Even a cheap wind meter would give you the speed at your position

    "The Un-Tactical"
  • Diver43Diver43 Senior Member Posts: 8,675 Senior Member
    Once again congrats to you both. Nice write up, thanks for sharing your experience
    Logistics cannot win a war, but its absence or inadequacy can cause defeat. FM100-5
  • bisleybisley Senior Member Posts: 10,658 Senior Member
    Excellent write-up. :up:

    Sounds like a pretty rough first antelope hunt, with all of the lessons learned well. You will be better prepared next time, but my congratulations for overcoming the unexpected.
  • VarmintmistVarmintmist Senior Member Posts: 6,536 Senior Member
    Next question, do you recommend the outfit and did you like the overall experiance?
    It's boring, and your lack of creativity knows no bounds.
  • JerryBobCoJerryBobCo Senior Member Posts: 6,560 Senior Member
    Great story, Matt. And, once again, congrats.

    FWIW, my first range finder was a Simmons. It was big and bulky, never worked well on antelope, and quit working entirely after a few years. I bought it when range finders were just starting to appear on the market, and it was one of few available that I could afford at the time. Now, I use a Bushnell, and it performs much, much better. I also have found my success on goats greatly improved when using a range finder. It's way too easy to misunderestimate range on the open prairie.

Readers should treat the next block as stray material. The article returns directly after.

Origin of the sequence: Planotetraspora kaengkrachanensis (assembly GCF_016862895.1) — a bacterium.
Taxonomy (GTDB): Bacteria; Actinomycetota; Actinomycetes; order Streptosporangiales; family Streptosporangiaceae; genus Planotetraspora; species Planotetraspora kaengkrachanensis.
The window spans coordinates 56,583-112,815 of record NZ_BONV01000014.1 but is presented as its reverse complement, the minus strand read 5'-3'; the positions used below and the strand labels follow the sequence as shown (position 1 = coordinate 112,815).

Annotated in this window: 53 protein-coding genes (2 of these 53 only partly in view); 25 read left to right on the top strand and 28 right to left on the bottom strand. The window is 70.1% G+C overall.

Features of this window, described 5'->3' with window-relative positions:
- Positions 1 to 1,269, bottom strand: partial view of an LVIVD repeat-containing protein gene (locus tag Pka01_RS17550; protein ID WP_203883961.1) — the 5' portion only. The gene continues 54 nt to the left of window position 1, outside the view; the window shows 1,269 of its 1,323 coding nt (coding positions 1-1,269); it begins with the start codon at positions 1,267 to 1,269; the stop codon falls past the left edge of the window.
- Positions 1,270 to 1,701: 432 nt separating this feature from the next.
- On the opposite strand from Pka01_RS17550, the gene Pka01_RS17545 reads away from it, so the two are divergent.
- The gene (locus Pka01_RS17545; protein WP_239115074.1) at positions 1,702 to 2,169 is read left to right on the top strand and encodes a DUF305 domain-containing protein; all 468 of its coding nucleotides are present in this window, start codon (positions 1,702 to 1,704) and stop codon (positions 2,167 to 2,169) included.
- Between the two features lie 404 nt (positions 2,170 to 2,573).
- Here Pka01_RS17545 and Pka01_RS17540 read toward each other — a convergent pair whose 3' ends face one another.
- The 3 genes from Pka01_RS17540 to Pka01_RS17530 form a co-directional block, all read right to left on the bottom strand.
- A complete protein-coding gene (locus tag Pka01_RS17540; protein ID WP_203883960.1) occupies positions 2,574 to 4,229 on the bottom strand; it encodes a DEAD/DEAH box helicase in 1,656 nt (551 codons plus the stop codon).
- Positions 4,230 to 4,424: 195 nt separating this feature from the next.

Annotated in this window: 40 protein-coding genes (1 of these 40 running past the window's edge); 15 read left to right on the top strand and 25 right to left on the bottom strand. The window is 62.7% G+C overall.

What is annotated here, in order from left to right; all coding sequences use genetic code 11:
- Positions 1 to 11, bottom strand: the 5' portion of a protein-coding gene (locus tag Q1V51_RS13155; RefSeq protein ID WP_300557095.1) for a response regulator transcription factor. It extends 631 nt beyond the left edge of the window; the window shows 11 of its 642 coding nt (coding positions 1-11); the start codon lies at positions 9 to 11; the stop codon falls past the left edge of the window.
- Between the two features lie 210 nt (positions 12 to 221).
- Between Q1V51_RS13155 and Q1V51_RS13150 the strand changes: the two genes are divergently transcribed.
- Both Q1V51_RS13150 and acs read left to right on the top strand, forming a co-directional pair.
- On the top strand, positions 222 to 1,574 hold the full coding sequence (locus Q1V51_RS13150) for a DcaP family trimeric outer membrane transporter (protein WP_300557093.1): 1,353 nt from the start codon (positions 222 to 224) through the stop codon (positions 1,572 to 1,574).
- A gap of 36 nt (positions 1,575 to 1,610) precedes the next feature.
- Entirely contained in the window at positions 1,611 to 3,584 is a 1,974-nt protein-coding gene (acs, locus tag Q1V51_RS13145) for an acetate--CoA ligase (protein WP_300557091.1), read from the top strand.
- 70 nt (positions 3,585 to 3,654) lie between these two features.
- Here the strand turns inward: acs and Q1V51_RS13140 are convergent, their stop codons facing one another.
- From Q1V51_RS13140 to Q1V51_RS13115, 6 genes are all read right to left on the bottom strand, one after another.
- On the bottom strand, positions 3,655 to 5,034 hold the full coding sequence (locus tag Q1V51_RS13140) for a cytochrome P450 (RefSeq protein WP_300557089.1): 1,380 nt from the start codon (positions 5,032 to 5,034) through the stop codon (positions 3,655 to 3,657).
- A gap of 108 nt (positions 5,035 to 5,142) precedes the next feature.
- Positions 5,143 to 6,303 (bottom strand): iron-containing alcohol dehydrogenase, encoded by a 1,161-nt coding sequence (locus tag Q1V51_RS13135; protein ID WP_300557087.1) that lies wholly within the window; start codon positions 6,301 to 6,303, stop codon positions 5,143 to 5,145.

Gun control laws make about as much sense as taking ex-lax to cure a cough.
  • jaywaptijaywapti Senior Member Posts: 4,527 Senior Member
    Great story, in spite of your guide, you had a reasonably good time and you both got nice goats.

    Congrats :beer:

  • NNNN Senior Member Posts: 23,968 Senior Member
    Great hunt hey
    A Veteran is someone that served in the Military, it does not matter where they served.
  • snake284snake284 Senior Member Posts: 21,857 Senior Member
    Great Hunt! Anytime everyone survives and everyone gets game to boot, that's a win win in my book. Congrats to you both.
    Daddy, what's an enabler?
    Son that's somebody with nothing to do with his time but keep me in trouble with mom.
  • snake284snake284 Senior Member Posts: 21,857 Senior Member
    Great story.
    Happy for both of you.
    Heavy gloves and knee pads can be beneficial for crawling.
    Good glass and LRF are important as are solid field shooting gear.
    Even a cheap wind meter would give you the speed at your position

    More power to all that crawl. I don't. Not down here anyway. There's good chance of coming face to face with something that's not overly concerned with your well being. Crawling is not a good practice in southern Texas.
    Daddy, what's an enabler?
    Son that's somebody with nothing to do with his time but keep me in trouble with mom.
  • Hondo341Hondo341 Member Posts: 448 Member
    Nice write-up. You sure earned yer goat!
    "People are responsible to play a role in their own safety." Sheriff David Clarke 2016
  • orchidmanorchidman Senior Member Posts: 7,731 Senior Member
    Excellent hunt report.

    Congratulations and Kudo's for overcoming the difficulties and coming away with a great result.
    Still enjoying the trip of a lifetime and making the best of what I have.....
  • snake284snake284 Senior Member Posts: 21,857 Senior Member
    cpj wrote: »
    Most excellent.
    Had I hired a guide, I'd have told him to get ed if he acted that way with me.
    But then, there's a reason I won't hire someone to lead me around.

    Because you da baddest one on da block!
    Daddy, what's an enabler?
    Son that's somebody with nothing to do with his time but keep me in trouble with mom.